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Re: Spanish ll in different dialects

From:I. K. Peylough <ikpeylough@...>
Date:Sunday, August 29, 2004, 8:00
On Sat, 28 Aug 2004 20:08:40 -0400, Roger Mills <rfmilly@...> wrote:

>Mark P. Line (and others) have written. > >> Philip Newton said: >> > From: David Peterson <thatbluecat@...> >> > [on Mexican |ll|] >> >> I've only ever heard a mixture between >> >> [j], [Z] and [dZ]. Both "ll" and "y" get pronounced this way >> > >> > A friend of mine, a Japanese who had spent a year or two on Mexico and >> > picked up a little Spanish, gave me the phrase [dZo mE dZamo <name>], >> > which confused me since I could imagine [dZ] for |ll| but had never >> > heard of any pronunciation for |y| but [j]. Yet she insisted that that >> > was the pronunciation she had learned there.
A well known fact: LL and Y have the same pronunciation throughout American Spanish, whatever that pronunciation is.
>> I've heard Cubans use [dZ] for |y| in their *English* and always assumed >> it was because the do the same in their variety of Spanish. >> >I suspect a range from [j] > [j\] > [Z] > [dZ] (progressively more closure) >is permissible in the Spanish speaking world. I'm a little suspicious of
>[dZ], however-- perhaps we Americans are hearing their somewhat frictional >[j\] as our more familiar affricate (this might also apply to the Japanese >speaker someone mentioned)-- or maybe the Spanish speaker thinks it sounds >more "American" to use [dZ]. I heard [Z] a lot in Argentina, and >occasionally [dZ] which I attributed to the Italian background of 50% of
>population. (That was 30 some years ago; Pablo Flores usually transcribed >"ll, y" as [S]. Perhaps there's some on-going change.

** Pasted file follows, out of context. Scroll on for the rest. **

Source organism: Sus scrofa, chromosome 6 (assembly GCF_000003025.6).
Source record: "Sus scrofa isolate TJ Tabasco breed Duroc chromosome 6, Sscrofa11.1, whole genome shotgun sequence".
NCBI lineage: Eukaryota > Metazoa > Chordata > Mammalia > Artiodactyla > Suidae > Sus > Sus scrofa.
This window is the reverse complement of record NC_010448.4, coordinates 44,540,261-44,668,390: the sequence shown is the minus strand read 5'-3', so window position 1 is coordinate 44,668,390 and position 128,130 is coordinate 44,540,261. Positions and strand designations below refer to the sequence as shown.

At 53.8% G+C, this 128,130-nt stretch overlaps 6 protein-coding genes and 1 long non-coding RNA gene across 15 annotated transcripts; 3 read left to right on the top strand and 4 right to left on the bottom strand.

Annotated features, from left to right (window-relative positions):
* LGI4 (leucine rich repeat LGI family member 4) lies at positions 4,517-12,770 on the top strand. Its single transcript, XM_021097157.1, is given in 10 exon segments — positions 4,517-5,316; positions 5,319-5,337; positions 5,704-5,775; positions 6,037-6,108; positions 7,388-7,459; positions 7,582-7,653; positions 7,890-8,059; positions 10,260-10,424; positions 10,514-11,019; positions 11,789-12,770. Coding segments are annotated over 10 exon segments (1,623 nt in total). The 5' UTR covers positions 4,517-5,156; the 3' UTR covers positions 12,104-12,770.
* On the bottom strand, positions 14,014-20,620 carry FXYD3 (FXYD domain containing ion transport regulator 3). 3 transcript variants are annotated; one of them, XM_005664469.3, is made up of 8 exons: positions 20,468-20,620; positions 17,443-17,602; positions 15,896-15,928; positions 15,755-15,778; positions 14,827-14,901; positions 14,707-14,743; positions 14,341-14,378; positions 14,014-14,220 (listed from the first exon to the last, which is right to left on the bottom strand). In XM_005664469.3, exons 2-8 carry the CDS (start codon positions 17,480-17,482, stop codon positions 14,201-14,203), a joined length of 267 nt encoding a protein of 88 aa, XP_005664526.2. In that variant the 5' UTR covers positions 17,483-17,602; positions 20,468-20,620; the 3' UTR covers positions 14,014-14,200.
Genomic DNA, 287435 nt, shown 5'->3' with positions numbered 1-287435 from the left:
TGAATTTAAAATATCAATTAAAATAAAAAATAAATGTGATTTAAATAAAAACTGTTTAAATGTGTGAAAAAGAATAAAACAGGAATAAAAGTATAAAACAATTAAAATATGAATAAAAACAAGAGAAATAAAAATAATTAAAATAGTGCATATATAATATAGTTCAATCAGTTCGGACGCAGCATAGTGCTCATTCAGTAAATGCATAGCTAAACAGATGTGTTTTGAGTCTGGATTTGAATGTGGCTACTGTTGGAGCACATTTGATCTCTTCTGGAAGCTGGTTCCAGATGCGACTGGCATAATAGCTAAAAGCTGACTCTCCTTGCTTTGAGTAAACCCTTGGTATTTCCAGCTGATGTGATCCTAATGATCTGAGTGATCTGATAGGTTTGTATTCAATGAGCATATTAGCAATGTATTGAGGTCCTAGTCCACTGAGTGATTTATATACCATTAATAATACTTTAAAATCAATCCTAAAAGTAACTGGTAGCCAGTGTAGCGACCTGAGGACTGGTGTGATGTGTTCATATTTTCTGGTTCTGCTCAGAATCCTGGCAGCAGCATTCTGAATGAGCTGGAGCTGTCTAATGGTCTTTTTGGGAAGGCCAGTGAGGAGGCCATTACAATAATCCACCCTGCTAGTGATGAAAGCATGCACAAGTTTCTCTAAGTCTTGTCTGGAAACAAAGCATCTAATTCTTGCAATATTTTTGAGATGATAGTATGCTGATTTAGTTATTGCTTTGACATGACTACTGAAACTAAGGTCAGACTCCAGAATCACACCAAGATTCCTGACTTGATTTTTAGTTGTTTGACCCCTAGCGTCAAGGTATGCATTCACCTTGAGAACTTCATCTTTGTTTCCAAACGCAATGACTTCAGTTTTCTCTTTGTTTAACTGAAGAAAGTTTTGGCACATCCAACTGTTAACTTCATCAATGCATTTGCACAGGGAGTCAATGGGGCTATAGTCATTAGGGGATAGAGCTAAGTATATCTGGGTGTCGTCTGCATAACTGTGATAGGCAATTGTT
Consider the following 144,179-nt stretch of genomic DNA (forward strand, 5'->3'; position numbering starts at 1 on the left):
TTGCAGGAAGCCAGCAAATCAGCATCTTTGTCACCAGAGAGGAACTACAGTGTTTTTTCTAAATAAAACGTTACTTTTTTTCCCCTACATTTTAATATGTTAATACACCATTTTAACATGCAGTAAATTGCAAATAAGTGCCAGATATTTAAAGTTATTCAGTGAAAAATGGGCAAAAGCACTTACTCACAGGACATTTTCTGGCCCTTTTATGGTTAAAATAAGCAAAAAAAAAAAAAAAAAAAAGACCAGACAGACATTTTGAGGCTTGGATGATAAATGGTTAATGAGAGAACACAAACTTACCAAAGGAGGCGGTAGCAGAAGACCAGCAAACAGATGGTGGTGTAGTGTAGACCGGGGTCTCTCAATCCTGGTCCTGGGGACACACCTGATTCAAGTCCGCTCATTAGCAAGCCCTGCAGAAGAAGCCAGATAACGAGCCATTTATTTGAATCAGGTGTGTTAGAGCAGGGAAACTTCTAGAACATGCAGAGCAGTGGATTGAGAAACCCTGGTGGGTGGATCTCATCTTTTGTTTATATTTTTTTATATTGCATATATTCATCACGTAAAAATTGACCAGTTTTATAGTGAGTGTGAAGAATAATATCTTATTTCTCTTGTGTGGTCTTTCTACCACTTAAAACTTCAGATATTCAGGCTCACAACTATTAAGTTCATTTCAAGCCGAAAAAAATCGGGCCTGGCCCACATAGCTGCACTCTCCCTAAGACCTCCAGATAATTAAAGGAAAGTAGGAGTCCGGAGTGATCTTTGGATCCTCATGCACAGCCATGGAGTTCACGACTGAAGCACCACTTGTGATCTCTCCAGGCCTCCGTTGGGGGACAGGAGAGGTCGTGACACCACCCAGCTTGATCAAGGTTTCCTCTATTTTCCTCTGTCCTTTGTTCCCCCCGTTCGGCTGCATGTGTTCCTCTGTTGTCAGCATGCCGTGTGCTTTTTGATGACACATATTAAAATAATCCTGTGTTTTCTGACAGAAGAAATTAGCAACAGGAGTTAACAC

The sound is not quite the same as English [dZ]. Alveopalatal perhaps? Hard to tell, because it's also pronounced more "crisply". I saw a map of the distribution of ll/y phones somewhere that would be about 50 years old now. It seems that the affricate was mainly in Argentina, and everybody used a [j] with just a little friction. Now the stronger sounds seem to be widespread. The current stereotype of Argentine speech uses [Z], but I wouldn't be surprised is some have shifted to [S] (which is used elsewhere sporadically for ch). I once heard a recent arrival from Italy speak Spanish. She sounded just like the Argentines I'd heard!
>A really long time ago, there was a comedian on TV who went by the name
Bill Dana
>José Jimenez-- I don't think he was actually Hispanic-- and part of his
>was to pronounce Engl. y as j, and almost every routine included something >like-- >--Well, José, what were you doing in New Haven? >--I went to "Jail" >and so on............. >(In these PC times, I doubt that an Anglo could get by with parodying the >accent. Mr. Leguizamo can do it, but he's entitled.)